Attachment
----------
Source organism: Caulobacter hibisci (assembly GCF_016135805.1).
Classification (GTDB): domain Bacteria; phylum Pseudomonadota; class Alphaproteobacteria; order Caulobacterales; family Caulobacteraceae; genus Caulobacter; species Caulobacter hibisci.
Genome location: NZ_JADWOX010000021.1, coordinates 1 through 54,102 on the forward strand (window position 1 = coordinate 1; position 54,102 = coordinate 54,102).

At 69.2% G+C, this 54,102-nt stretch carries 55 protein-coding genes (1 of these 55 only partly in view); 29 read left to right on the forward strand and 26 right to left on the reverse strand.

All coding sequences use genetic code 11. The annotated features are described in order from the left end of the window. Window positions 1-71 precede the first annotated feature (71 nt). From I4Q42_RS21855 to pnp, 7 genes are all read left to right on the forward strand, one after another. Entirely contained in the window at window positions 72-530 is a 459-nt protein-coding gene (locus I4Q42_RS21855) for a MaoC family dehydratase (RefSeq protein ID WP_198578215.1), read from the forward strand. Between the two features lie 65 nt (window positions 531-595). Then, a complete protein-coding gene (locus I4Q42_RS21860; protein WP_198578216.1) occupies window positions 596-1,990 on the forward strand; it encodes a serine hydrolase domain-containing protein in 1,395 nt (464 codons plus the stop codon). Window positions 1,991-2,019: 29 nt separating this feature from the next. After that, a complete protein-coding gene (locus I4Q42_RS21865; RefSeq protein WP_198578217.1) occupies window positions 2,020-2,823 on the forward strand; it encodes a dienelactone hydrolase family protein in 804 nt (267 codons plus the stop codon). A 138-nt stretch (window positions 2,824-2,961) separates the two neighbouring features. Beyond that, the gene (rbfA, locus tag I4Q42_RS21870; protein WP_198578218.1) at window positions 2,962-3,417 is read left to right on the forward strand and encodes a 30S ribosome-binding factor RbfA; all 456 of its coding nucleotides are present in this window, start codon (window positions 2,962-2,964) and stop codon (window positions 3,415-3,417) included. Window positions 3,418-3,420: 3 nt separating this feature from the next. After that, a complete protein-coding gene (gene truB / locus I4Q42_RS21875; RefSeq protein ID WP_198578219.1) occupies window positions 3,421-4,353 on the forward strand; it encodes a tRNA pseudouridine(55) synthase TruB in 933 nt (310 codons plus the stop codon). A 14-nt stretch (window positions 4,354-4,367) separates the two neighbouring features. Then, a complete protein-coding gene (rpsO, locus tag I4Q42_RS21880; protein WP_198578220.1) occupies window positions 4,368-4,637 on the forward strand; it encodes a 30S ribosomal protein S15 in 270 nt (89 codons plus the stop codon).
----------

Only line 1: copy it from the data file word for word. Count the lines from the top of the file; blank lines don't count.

Source organism: Caulobacter hibisci (assembly GCF_016135805.1).